She was artistic director for the inaugural ART X Lagos Art Fair and told the New York Times in 2016 that her role as a curator was “to engage with the artists, to support their artistic and curatorial practices, to empower them, if possible, and allow them to build their networks.”
Some of her engagements on the global stage include serving as artistic director of the tenth Bamako Encounters in 2015 where she used her mandate to showcase a heightened number of experimental work from artists working in the continent and across the diaspora. Silva sat on the jury of the Venice Biennale in 2013 and curated the second Thessaloniki Biennale of Contemporary Art in 2009. She was also one of the curators for the Dak’Art Biennale back in 2006.
Commitments may have taken her to places far flung but Silva’s heart was always with the city of her birth, a place she returned to after graduating from the University of Dijon in France, (she studied languages) and bagging a master’s degree in curating contemporary art from the Royal College of Art in London. Her thesis was an exploration of the marginalization of black artists at exhibition spaces in England starting with a pioneering exhibition titled The Thin Black Line’ (1985) curated by the artist Lubaina Himid at London’s Institute of Contemporary Arts. In between both degrees, Silva volunteered in the United Kingdom as an arts administrator.
Unimpressed by the bland curriculum in local art schools upon her return to Nigeria,- she considered them a relic of colonial times- Silva started the Àsìkò International Art School/residency programme, an innovative series of moveable schools holding annual, month long educational gatherings in various African countries from Ethiopia to Senegal and Ghana.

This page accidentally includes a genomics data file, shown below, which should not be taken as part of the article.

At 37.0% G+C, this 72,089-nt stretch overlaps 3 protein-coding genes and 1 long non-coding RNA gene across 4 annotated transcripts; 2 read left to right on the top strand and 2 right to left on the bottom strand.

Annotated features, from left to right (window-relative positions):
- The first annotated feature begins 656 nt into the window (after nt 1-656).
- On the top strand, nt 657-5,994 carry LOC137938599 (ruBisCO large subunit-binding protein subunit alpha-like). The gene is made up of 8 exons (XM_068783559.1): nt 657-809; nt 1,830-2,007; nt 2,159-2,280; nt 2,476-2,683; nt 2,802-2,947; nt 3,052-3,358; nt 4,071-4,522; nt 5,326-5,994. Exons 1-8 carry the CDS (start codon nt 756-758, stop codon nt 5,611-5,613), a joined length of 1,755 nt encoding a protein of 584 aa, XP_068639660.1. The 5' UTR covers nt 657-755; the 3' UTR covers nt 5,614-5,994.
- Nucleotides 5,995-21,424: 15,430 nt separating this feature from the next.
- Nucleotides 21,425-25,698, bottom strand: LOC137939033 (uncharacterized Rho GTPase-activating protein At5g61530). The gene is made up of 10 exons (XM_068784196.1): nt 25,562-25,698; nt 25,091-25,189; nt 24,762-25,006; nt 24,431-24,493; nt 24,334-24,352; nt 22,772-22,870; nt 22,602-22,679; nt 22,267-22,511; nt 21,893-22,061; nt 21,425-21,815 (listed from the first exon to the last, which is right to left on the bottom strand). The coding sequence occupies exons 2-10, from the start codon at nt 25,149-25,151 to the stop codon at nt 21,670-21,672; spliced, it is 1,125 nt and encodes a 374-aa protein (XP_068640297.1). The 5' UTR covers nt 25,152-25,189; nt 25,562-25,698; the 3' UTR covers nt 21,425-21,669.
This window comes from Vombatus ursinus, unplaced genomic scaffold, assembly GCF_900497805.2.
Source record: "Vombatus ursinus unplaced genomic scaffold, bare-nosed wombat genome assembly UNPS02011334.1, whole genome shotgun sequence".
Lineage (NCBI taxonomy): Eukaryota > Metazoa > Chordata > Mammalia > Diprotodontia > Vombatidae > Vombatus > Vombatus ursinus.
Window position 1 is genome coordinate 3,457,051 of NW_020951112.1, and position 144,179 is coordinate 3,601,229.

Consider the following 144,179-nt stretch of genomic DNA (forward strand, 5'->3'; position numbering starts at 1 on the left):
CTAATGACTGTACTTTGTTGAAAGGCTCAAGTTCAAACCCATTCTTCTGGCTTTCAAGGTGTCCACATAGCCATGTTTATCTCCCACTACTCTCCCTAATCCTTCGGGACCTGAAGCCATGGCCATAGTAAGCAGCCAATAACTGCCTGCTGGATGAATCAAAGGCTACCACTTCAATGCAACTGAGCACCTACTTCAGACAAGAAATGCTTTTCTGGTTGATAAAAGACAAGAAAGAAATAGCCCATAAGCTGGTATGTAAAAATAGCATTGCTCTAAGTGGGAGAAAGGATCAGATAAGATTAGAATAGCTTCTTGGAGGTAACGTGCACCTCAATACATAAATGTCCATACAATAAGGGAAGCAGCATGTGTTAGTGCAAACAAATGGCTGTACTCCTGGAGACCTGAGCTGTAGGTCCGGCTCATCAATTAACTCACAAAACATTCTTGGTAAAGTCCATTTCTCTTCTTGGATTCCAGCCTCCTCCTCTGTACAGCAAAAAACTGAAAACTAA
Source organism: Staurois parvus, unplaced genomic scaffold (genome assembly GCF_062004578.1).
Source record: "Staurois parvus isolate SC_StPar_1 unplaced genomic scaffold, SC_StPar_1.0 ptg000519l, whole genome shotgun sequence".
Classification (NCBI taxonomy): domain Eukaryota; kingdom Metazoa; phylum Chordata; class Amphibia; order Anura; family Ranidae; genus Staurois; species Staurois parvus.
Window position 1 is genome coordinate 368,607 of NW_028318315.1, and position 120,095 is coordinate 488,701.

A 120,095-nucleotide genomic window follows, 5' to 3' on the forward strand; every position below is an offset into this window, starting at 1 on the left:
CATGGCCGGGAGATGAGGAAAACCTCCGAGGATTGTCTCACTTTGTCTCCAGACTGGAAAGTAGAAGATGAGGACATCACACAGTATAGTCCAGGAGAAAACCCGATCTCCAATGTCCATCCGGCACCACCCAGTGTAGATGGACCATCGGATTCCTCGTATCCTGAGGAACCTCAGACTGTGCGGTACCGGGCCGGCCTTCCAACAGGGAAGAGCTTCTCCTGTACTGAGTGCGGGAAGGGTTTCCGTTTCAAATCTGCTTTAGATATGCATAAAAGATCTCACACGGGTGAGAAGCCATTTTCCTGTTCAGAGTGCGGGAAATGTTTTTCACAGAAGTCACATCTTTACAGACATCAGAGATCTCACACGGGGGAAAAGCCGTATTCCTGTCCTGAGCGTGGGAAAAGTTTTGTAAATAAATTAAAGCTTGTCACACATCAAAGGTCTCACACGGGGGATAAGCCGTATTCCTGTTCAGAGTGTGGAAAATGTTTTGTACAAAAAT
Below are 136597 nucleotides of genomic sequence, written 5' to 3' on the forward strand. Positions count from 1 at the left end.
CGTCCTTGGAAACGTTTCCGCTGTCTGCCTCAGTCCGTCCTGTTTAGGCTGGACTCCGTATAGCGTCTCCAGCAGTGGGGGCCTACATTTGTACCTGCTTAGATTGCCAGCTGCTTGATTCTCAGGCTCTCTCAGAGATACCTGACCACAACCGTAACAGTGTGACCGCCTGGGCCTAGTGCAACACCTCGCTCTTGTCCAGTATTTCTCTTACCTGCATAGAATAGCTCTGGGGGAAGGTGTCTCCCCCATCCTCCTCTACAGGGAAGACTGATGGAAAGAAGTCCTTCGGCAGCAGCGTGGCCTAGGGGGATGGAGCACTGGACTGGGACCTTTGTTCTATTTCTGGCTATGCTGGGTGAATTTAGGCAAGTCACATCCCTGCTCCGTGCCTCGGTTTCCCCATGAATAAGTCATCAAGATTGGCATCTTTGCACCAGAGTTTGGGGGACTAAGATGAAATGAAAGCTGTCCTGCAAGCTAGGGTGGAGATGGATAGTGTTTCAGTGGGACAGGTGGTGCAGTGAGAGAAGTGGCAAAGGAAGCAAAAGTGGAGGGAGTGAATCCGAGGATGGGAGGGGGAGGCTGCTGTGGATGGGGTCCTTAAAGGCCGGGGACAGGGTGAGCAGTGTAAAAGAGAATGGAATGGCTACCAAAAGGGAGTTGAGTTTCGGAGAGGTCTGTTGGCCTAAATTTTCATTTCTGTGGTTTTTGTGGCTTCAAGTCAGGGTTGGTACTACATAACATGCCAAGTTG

Àsìkò pooled together young African artists, curators, practitioners, exhibition makers, theorists, historians and critics from all over the world to stimulate critical and conceptual thought while contemplating their importance in the world space. Àsìkò went through six different cycles over its nine year history. For these efforts, Hannah O’ Leary, head of the Modern and contemporary African art department at London’s Sotheby’s named Bisi Silva the “godmother of contemporary African art.”
Born Olabisi Obafunke Silva on May 29, 1962, her father, Emmanuel Afolabi Silva, was a lawyer, and her mother, Charlotte Olamide Williams, was a civil servant. In addition to Ms Joke Silva, Bisi Silva is survived by two other sisters plus two brothers.
A common thread running through Silva’s life work both with the CCA and the Àsìkò International Art School is the willingness to carve out her own path while responding to a gaping local need. Silva’s work was a direct response to the situation she met on the ground when she decided to dedicate her efforts to African art.
Centering contemporary art and photography from Africa, placing the work in context and advancing the appreciation through changing times and technological advances was a job that needed to be done. But like Silva told a welcoming audience in a lecture at the Block Museum of Art at Northwestern University, “If you want to do something, you have to do it yourself.”
Bisi Silva didn’t just talk the talk. She walked the walk.